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WWP Litigation Challenges Grazing of Quilomene/Whiskey Dick Wildlife Area, Washington

May 16, 2008
Dr. Steven G. Herman:  360-894-0751; cell 360-451-0089
Bob Tuck: 509-945-7250
Kristin Ruether: 208-342-7024 ext 208
Jon Marvel: 208-788-2290

Litigation Filed in Thurston County Superior Court To Challenge Livestock Grazing of Quilomene/Whiskey Dick Wildlife Area

Western Watersheds Project (WWP), a west-wide conservation organization, has expanded a lawsuit in Washington State’s Thurston County Superior Court to challenge a permit issued by the Washington Department of Fish and Wildlife (WDFW) permitting commercial livestock grazing of the western portion of the Quilomene/Whiskey Dick Wildlife Area, on an area known as Skookumchuck. 
The suit challenges the WDFW’s failure to conduct any environmental analysis of the permit as required by the State Environmental Protection Act. The permit was signed on April 22, 2008, without any public comment period, environmental analysis, or disclosure to the public of the environmental effects of allowing grazing on the Wildlife Area.
Biologist Dr. Steven Herman of Yelm stated:  “We believe WDFW must, at a minimum, conduct an environmental review on this permit under Washington’s State Environmental Protection Act before degrading habitat that could be key to the survival of Washington sage grouse.”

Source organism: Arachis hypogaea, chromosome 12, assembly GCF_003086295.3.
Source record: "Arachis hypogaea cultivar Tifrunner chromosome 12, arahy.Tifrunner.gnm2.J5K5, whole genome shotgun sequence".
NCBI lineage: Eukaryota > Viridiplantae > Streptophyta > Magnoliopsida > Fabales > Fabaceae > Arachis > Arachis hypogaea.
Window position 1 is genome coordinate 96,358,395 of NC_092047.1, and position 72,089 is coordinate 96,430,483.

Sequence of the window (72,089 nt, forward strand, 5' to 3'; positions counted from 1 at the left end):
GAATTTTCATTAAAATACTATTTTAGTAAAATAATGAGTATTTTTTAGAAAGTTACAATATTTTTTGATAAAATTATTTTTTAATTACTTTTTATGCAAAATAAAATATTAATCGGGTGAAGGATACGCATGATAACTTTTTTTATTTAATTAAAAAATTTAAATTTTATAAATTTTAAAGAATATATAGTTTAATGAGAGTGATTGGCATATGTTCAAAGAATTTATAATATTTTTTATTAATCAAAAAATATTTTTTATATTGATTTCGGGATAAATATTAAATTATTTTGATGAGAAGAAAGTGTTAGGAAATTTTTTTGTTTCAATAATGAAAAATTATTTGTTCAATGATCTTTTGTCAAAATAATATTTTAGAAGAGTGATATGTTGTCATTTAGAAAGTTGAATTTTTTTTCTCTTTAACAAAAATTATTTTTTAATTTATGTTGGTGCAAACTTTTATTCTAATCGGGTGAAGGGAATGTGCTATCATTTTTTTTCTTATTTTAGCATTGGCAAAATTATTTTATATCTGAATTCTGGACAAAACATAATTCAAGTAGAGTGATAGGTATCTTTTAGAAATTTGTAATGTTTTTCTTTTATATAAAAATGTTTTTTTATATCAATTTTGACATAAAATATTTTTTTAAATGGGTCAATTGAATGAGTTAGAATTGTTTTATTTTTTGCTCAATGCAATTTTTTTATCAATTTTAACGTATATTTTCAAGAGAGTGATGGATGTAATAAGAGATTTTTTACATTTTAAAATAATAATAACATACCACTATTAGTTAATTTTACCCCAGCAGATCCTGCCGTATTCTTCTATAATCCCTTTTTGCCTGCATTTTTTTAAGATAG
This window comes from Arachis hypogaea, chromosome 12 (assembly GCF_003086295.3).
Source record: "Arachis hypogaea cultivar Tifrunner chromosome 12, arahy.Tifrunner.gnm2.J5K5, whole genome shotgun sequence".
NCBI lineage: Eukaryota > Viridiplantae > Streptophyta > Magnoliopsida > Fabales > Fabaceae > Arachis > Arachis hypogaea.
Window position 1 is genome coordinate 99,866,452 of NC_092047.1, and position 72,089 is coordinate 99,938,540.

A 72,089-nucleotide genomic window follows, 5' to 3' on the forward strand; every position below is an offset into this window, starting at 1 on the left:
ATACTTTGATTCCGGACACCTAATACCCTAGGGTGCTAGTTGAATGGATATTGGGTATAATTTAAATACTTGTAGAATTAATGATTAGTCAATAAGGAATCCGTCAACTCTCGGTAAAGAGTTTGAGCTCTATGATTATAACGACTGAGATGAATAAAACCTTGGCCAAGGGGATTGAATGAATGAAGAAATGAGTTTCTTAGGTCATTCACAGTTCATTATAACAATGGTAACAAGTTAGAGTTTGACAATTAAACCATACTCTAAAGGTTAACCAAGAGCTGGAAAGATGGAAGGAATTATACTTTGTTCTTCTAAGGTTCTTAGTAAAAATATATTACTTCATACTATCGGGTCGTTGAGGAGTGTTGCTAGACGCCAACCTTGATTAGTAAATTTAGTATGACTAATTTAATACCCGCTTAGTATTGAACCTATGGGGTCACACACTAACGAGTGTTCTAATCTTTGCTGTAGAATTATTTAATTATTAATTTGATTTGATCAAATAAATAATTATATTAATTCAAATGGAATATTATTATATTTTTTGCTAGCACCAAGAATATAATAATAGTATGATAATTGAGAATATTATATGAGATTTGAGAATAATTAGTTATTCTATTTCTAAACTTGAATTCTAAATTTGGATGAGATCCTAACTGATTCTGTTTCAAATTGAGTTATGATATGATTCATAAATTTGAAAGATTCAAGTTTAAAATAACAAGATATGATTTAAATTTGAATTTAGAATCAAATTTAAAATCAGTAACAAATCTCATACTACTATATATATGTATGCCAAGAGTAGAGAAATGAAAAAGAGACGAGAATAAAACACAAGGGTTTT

The Quilomene/Whiskey Dick Wildlife Area contains some of the last remaining areas of intact sagebrush-steppe habitat in Washington State. The area links the last two remaining populations of Washington sage grouse, a species listed as “threatened” under the Washington Endangered Species Act, and contains streams harboring steelhead trout, listed as “threatened” under the federal Endangered Species Act.
The Skookumchuck was acquired by WDFW in 2004 and 2006 via grants from the Washington Wildlife and Recreation Commission. WDFW Director Jeffrey Koenings stated at the time that the Skookumchuck acquisition “will be preserved as critical habitat.” WDFW promised that “[a] long list of shrub steppe obligate and associated species will benefit from this acquisition including sage grouse, sage thrasher, sage sparrow, loggerhead shrike and sagebrush lizard.”  
In contrast to the promises to manage the area as critical habitat for wildlife, the permitted livestock grazing has already damaged the fragile desert environment by trampling streambanks and native grasses and polluting the streams. Grazing also promotes weed invasion, pollutes water with manure and sediment, and can impact a number of native birds, native fish and rare plants. Recent science on global warming and climate change now also demonstrates that environmental damage caused by cattle on arid lands exacerbates these processes. WDFW’s own biologists have expressed concerns about grazing this acquisition. 
Biologist Dr. Steven Herman of Yelm observed: “This permit targets an area acquired for sage grouse corridors in imperiled shrubsteppe habitat, contradicting all current ecological science. Cattle destroy shrubsteppe habitat by weakening or removing the native grasses that are the “steppe” half of shrubsteppe, and we’ve already lost over 90 percent of this beautiful and critical landscape in Washington.”

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